Gsensor(s)

TRANSFER FUNCTIONS: MODELS VALID FOR


ANY INPUT FUNCTION
Combine using BLOCK DIAGRAM ALGEBRA
v(s)

F0(s)

Gvalve(s)

T1(s)

T2(s)

Gtank1(s)

v(s)

Gtank2(s)

G(s)

Tmeas(s)

Gsensor(s)

Tmeas(s)

T1 ( s ) F0 ( s )

F0 ( s ) v( s )
Gs ( s )GT 2 ( s )GT 1 ( s )Gv ( s )

Tmeas ( s )
Tmeas ( s )
G( s )

v( s )
T2 ( s )

T2 ( s )

T1 ( s )

TRANSFER FUNCTIONS: MODELS VALID FOR


ANY INPUT FUNCTION
Key rules for BLOCK DIAGRAM ALGEBRA

QUALITATIVE FEATURES W/O SOLVING


FINAL VALUE THEOREM: Evaluate the final valve of the
output of a dynamic model without solving for the entire
transient response.

Y (t ) t lim sY(s)
s

Example for first order system

C A (t ) |t lim s
s 0

C A0 K p
s( s 1)

C A0 K p

QUALITATIVE FEATURES W/O SOLVING


What about dynamics
can we determine
without solving?

We can use partial fraction


expansion to prove the following
key result.

Y(s) = G(s)X(s) = [N(s)/D(s)]X(s) = C1/(s- 1) + C2/(s- 2) + ...


With i the solution to the denominator of the transfer
function being zero, D(s) = 0.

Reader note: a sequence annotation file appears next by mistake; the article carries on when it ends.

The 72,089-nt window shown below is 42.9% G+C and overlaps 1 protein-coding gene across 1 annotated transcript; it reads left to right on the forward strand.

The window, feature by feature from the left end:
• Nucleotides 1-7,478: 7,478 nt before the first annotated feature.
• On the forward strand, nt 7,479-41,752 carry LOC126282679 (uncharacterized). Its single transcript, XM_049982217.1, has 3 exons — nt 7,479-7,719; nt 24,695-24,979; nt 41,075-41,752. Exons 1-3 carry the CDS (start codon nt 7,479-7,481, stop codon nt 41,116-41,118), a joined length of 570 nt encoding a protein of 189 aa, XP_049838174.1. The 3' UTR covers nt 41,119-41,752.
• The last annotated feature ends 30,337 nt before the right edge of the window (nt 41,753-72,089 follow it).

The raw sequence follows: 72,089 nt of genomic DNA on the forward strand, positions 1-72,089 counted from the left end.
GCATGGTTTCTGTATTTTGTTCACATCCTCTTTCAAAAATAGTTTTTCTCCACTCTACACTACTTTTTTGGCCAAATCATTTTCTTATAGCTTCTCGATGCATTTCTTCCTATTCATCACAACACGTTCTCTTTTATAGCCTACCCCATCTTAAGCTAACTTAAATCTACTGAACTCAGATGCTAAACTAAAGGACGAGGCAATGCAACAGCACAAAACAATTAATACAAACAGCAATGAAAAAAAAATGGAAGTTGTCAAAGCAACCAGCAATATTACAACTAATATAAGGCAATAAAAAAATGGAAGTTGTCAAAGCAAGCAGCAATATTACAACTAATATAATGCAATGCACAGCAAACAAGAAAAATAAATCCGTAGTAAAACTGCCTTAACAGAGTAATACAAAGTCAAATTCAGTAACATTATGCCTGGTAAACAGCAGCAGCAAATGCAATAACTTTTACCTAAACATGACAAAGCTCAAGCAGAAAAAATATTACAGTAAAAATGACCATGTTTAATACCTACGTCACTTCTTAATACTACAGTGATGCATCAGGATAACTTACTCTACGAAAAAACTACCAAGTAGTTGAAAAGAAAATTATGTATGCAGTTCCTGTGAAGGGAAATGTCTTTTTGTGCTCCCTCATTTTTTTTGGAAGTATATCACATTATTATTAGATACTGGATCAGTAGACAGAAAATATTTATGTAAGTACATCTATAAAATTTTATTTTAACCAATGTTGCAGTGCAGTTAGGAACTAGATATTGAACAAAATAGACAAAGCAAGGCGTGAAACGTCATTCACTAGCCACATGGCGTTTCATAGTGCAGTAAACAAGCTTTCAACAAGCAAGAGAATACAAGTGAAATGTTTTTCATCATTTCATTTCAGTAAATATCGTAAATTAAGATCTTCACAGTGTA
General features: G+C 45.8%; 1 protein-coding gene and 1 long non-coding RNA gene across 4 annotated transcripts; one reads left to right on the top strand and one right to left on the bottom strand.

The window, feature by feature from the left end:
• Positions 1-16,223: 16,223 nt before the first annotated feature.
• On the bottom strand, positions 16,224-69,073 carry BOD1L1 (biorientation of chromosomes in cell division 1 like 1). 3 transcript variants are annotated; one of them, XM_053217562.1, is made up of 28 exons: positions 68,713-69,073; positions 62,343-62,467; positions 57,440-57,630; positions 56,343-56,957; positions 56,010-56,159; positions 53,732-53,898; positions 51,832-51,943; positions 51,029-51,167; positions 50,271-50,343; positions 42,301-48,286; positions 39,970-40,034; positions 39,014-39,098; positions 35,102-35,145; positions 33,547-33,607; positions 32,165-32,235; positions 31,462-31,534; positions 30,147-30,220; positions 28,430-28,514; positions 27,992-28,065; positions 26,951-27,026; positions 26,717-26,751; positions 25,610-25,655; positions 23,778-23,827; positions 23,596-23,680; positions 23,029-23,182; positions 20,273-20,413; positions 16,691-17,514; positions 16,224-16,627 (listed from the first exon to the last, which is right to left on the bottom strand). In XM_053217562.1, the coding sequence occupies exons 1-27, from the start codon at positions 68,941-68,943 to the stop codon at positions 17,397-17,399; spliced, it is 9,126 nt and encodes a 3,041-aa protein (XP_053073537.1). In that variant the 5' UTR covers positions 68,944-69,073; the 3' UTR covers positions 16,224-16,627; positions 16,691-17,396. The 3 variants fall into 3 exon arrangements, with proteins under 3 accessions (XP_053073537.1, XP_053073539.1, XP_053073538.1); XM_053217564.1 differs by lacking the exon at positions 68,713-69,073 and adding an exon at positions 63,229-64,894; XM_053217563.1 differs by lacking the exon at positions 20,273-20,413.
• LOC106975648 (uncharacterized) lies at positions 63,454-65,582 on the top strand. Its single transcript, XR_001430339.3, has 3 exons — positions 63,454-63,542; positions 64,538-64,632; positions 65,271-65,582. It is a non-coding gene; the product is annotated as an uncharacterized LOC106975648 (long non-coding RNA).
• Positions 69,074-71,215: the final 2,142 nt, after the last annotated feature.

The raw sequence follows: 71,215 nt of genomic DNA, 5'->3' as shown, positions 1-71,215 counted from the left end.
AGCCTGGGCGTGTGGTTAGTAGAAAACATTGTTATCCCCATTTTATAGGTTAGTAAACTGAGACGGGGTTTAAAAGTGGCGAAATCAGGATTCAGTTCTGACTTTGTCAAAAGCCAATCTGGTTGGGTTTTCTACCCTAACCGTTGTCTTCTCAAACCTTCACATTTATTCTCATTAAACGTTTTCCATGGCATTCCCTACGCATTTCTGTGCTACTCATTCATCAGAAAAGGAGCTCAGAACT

1t

Y (t ) A0 A1e

2t

A2 e

... ( B0 B1t B2t ..)e


qt

... [C1 cos(t ) C2 sin(t )]e


Real, distinct i

pt

Complex i
q is Re( i)

...
Real, repeated i

QUALITATIVE FEATURES W/O SOLVING


With i the solutions to D(s) = 0, which is a polynomial.
1t

Y (t ) A0 A1e

2t

A2 e

pt

... ( B0 B1t B2t ..)e


qt

... [C1 cos(t ) C2 sin(t )]e

...

1. If all i are ???, Y(t) is stable


If any one i is ???, Y(t) is unstable
2. If all i are ???, Y(t) is overdamped
(does not oscillate)
If one pair of i are ???, Y(t) is
underdamped

Complete statements
based on equation.

QUALITATIVE FEATURES W/O SOLVING


With i the solutions to D(s) = 0, which is a polynomial.
1t

Y (t ) A0 A1e

2t

A2 e

pt

... ( B0 B1t B2t ..)e


qt

... [C1 cos(t ) C2 sin(t )]e

...

1. If all real [ i] are < 0, Y(t) is stable


If any one real [ i] is 0, Y(t) is unstable
2. If all i are real, Y(t) is overdamped (does not
oscillate)
If one pair of i are complex, Y(t) is underdamped

QUALITATIVE FEATURES W/O SOLVING


1

dC A' 1